Sunday, August 17, 2014

It's Monday - Great Week



             Thanks to Ricki and Kellee at Unleashing Readers, and Jen at Teach Mentor Texts for hosting this group!
        I've finished quite a few books this week, and am excited about what I'm reading now, and have a pile of picture books from the library, too. It's back to work officially Wednesday, but I'll be in Tuesday for a while too. Less reading time, but it is exciting to be back, too. 
chapter books

The Riverman – written by Aaron Starmer
            I don’t know what to imagine about this book other than it grabbed me and wouldn’t let go. Alistair tells the story, but Fiona drives the rest of it, until Alistair realizes he must act. He is almost thirteen after all, and cares for Fiona very much, and wants to help her. Her story doesn’t make sense, and Alastair believes it’s a form of metaphor for something else happening in her home. Perhaps it’s her uncle, newly back from somewhere that wasn’t good. We don’t know where until the end. Perhaps there’s someone else in the neighborhood that’s the Riverman? My imagination whirled during the book, filling with “what ifs” or “if this, then…”. It’s complex, and I will need to consider carefully what student I might recommend it to. Definitely it’s older middle grader or young adult.  It’s a fascinating book.


  Archie’s War – written and illustrated by Archie Albright, with lots of help from Marcia Williams

              What a marvelous experience to read (and pretend) is this scrapbook of a ten year old boy in London, right before World War I begins, and through the war. It is filled with comic drawings and loads of ephemera that the fictional character Archie has collected.  So much of these teach us about the war, tidbit at a time! There are two funny characters that follow along in some of the pages, ripped out news clippings, photos, and most pleasurable of all, letters from the front that one can actually pull out of an envelope or unfold and read (Think The Jolly Little Postman)! As the months go by, Archie’s pages become more serious. At first it’s quite fun to play at war. But when his Uncle signs up, and goes to France, then his father and others, his mother goes to work at the father’s job, the family chores weigh heavily on Archie himself. In the timeline of things that occur, like the Zeppelin airships bombing London, the brother growing old enough at 16 to go himself, the mention of food, or lack of food, Archie begins to know that war is not fun; in fact, it’s terrible. This is a book to examine again and again, and I’m impressed with the research Marcia Williams had to do in order to include so much.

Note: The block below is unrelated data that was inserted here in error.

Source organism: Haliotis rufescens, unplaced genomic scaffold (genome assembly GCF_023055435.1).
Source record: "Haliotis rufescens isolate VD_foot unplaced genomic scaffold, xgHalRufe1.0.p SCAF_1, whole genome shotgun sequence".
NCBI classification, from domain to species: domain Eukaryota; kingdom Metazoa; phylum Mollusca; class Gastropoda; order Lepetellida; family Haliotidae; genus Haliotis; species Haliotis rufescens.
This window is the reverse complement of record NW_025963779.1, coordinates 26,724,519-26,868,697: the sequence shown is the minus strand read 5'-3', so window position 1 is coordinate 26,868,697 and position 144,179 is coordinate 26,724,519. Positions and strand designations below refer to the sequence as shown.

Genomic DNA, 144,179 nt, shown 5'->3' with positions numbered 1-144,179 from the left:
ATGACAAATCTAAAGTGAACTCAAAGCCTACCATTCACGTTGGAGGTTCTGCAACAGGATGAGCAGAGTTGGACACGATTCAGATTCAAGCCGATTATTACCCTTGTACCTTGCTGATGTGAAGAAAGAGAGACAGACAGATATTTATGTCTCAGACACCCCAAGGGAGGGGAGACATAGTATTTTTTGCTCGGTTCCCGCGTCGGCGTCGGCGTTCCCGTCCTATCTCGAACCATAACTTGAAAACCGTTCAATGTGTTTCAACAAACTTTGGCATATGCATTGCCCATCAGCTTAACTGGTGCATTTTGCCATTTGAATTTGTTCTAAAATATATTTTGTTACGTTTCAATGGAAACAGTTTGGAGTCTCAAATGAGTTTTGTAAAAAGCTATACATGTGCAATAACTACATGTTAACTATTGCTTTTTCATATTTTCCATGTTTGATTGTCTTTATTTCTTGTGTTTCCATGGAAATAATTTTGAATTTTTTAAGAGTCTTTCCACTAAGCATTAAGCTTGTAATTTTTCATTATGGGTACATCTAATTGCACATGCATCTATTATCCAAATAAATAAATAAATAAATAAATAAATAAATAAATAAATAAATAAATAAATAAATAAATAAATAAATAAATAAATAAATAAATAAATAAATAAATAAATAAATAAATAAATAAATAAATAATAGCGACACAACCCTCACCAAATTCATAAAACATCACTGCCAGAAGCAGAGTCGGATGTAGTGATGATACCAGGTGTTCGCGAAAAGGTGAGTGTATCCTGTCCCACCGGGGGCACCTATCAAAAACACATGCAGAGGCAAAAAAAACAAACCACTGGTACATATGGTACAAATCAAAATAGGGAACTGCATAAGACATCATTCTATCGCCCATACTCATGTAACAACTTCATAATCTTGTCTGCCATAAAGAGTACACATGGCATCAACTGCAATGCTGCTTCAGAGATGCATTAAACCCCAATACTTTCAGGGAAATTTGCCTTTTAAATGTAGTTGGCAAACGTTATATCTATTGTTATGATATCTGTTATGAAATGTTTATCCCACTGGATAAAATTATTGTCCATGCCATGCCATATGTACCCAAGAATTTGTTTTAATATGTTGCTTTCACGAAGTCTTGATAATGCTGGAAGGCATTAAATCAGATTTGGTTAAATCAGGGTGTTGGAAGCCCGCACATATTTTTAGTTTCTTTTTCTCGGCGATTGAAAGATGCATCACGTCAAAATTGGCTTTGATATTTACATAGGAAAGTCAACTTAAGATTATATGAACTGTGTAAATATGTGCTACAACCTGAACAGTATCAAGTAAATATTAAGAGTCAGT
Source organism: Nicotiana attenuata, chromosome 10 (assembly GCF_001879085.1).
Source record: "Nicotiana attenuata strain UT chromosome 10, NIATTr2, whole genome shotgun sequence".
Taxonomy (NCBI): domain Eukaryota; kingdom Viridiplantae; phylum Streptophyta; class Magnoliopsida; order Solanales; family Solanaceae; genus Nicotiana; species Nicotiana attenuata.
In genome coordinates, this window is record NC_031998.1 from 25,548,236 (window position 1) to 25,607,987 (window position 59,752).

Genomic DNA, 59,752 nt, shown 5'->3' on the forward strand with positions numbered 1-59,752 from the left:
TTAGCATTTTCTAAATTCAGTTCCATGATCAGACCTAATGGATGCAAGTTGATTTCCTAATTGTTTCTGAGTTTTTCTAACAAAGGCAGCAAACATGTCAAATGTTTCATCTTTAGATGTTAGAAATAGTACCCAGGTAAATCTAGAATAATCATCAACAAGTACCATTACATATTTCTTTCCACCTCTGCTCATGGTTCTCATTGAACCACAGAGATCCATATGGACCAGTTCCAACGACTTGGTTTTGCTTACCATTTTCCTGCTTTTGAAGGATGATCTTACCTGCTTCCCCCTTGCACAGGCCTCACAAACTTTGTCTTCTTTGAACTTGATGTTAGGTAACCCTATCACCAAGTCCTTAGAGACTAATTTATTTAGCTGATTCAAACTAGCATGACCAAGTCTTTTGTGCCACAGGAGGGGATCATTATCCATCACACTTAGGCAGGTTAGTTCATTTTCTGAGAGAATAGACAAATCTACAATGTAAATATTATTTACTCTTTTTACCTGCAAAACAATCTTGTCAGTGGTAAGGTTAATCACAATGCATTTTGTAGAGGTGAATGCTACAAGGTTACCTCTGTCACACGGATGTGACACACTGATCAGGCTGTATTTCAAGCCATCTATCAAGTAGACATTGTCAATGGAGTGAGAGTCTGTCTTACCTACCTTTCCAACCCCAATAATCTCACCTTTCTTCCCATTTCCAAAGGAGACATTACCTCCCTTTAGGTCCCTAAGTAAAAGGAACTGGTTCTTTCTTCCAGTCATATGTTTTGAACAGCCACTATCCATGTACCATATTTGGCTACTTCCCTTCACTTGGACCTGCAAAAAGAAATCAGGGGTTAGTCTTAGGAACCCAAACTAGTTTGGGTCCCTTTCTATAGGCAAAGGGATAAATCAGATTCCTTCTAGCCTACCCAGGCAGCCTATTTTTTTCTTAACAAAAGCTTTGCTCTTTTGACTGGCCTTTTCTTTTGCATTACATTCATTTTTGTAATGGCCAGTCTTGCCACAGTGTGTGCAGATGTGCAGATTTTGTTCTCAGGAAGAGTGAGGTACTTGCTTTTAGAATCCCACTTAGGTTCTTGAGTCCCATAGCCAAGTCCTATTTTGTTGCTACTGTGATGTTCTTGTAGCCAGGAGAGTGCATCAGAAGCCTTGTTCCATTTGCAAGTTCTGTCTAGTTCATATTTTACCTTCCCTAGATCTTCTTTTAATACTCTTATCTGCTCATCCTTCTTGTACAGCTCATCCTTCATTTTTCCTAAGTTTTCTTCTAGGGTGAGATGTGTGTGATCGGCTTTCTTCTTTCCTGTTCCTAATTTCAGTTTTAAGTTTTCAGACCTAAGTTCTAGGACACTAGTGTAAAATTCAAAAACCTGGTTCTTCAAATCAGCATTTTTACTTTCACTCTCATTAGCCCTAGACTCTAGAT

picture books

The Story of Fish & Snail – written and illustrated by Deborah Freedman
         Please add this to your books about friendship, because it is worth reading aloud and talking about with children. Having a friend can be wonderful, but when that friend chooses to do something new, and you want things to stay the same, sometimes friendships can fade away. Or sometimes, because of the friend, you make a leap and try something new! This is the story of fish & snail, and a beautifully illustrated one, too. Since it involves stories, Deborah Freedman has cleverly included a book on every page, where fish & snail live, of course. You’ll love what she does with this idea, snail staying, even clinging to the page, and fish, exploring. You’ll discover a nice surprise when you read the story.
Tea Party Rules – written by Ame Dyckman and illustrated by K.G. Campbell

              A little girl readies a table, her bear and herself for a tea party, complete with chocolate chip cookies. A real bear cub sees the cookies, and thinks he should have a few too. What ensues is hilarious, because the invitation to the party has plenty of rules that this little cub doesn’t expect. Fortunately, it all ends happily, with surprises for the cub and the little girl, along with plenty of cookies. Young children especially will enjoy seeing the expressions on the cub’s face as the funny events happen because of those “tea party rules”. I can just hear them predicting, saying “oh, no, now…”
A Is For musk ox – written by Erin Cabatingan and illustrated by Matthew Myers